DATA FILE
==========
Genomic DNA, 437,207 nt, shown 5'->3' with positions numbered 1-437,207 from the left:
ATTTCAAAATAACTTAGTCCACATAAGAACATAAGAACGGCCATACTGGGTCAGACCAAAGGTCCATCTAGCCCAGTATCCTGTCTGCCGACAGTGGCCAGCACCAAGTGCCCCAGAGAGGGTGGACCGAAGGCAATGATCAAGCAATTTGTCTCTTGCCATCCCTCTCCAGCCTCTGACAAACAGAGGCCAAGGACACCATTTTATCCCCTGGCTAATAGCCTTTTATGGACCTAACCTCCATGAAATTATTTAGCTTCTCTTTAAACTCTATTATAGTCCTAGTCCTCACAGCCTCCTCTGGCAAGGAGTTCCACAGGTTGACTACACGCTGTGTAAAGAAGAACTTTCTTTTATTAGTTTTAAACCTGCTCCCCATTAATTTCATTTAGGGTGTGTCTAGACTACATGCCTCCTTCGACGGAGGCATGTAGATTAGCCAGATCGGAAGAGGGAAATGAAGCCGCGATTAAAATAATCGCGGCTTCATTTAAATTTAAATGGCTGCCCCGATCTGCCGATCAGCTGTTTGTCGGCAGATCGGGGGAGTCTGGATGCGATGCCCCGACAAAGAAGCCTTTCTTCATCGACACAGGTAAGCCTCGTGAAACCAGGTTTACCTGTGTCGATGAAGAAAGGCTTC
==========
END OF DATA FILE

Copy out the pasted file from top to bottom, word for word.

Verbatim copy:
Genomic DNA, 437,207 nt, shown 5'->3' with positions numbered 1-437,207 from the left:
ATTTCAAAATAACTTAGTCCACATAAGAACATAAGAACGGCCATACTGGGTCAGACCAAAGGTCCATCTAGCCCAGTATCCTGTCTGCCGACAGTGGCCAGCACCAAGTGCCCCAGAGAGGGTGGACCGAAGGCAATGATCAAGCAATTTGTCTCTTGCCATCCCTCTCCAGCCTCTGACAAACAGAGGCCAAGGACACCATTTTATCCCCTGGCTAATAGCCTTTTATGGACCTAACCTCCATGAAATTATTTAGCTTCTCTTTAAACTCTATTATAGTCCTAGTCCTCACAGCCTCCTCTGGCAAGGAGTTCCACAGGTTGACTACACGCTGTGTAAAGAAGAACTTTCTTTTATTAGTTTTAAACCTGCTCCCCATTAATTTCATTTAGGGTGTGTCTAGACTACATGCCTCCTTCGACGGAGGCATGTAGATTAGCCAGATCGGAAGAGGGAAATGAAGCCGCGATTAAAATAATCGCGGCTTCATTTAAATTTAAATGGCTGCCCCGATCTGCCGATCAGCTGTTTGTCGGCAGATCGGGGGAGTCTGGATGCGATGCCCCGACAAAGAAGCCTTTCTTCATCGACACAGGTAAGCCTCGTGAAACCAGGTTTACCTGTGTCGATGAAGAAAGGCTTC